Oil, gas lines near Colorado build­ings mapped

The state had or­dered test­ing for leaks by Fri­day; most passed.

The Denver Post - - NEWS - By Dan El­liott

Colorado has nearly 129,000 un­der­ground oil and gas pipe­lines within 1,000 feet of oc­cu­pied build­ings, ac­cord­ing to en­ergy com­pany re­ports or­dered by the state after a fa­tal house ex­plo­sion blamed on a sev­ered gas line.

Fri­day was the dead­line for com­pa­nies to test lines for leaks, and about 9,700 test re­sults were made pub­lic. The vast ma­jor­ity in­di­cated the pipe­lines passed.

The Colorado Oil and Gas Con­ser­va­tion Com­mis­sion or­dered en­ergy com­pa­nies to iden­tify and test all pipe­lines near oc­cu­pied struc­tures after a nat­u­ral gas ex­plo­sion killed two peo­ple and in­jured a third in April.

In­ves­ti­ga­tors said odor­less, un­re­fined gas from the sev­ered pipe­line trig­gered the ex­plo­sion that de­stroyed a house in Fire­stone, about 30 miles north of Den­ver. The line was thought to be aban­doned but was con­nected to a well with a valve in the open po­si­tion. Fed­eral, state and lo­cal of­fi­cials are in­ves­ti­gat­ing. They have not said why the pipe­line was tied into the well.

The ex­plo­sion wors­ened long­stand­ing wor­ries in Colorado about the prox­im­ity of oil and gas wells to homes, schools and busi­nesses, es­pe­cially north­east of Den­ver, where both the pop­u­la­tion and drilling have ex­panded rapidly in the past decade.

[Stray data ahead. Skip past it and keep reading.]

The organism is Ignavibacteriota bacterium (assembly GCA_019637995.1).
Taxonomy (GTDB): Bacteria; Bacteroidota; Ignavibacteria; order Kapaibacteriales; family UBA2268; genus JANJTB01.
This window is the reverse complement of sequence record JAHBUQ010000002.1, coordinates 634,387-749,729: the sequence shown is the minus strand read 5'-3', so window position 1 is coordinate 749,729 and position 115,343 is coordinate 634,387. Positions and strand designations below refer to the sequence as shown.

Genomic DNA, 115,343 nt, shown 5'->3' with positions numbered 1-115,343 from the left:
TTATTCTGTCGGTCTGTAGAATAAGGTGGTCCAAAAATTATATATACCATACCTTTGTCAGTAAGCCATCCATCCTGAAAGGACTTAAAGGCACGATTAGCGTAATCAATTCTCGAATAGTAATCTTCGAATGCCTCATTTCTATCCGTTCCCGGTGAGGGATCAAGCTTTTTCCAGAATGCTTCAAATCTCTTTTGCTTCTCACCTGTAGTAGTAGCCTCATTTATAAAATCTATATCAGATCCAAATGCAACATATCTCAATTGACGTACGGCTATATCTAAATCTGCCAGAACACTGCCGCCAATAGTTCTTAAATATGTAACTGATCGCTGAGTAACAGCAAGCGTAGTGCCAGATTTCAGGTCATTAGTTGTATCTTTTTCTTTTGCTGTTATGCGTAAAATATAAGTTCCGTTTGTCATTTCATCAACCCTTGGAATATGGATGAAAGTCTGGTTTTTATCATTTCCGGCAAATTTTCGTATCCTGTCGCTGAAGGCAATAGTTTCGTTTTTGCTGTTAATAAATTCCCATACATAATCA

The data re­ported to the state by Fri­day showed more than 7,700 pipe­lines had at least one end in­side a city or town.

The house that ex­ploded was within 200 feet of the gas well, and the pipe­line was sev­ered about 10 feet from the house, of­fi­cials said. The well and pipe­line were in place sev­eral years be­fore the house was built. Anadarko Petroleum, which owns the well, said it would per­ma­nently shut it down.

The pipe­lines are known as flow lines and con­nect wells to tanks or other col­lec­tion points. A well can have mul­ti­ple flow lines of vary­ing lengths. Some carry petroleum from the well to a sep­a­ra­tor, which re­moves wa­ter and di­vides oil from the gas. Other lines carry the wa­ter, oil and gas from the sep­a­ra­tor to tanks.

Oil and gas com­pa­nies re­ported 128,826 flow lines within 1,000 feet of build­ings, al­though a few com­pa­nies in­cluded lines up to 1,500 feet away, said Todd Hart­man, a spokesman for the Oil and Gas Con­ser­va­tion Com­mis­sion. About 113,000 are in use.

The com­mis­sion chose the 1,000-foot dis­tance be­cause that is a state-des­ig­nated buf­fer zone around oc­cu­pied build­ings where reg­u­la­tors can im­pose spe­cial con­di­tions to pro­tect pub­lic health and safety.

The pur­pose of the in­ven­tory is to see whether any in­ac­tive lines still pro­trude above the ground, where they might mis­tak­enly be put back in use. Since 2001, the com­mis­sion has re­quired com­pa­nies to dis­con­nect and purge flow lines when they are aban­doned. They also have to be cut off 3 feet be­low the sur­face and sealed at both ends.

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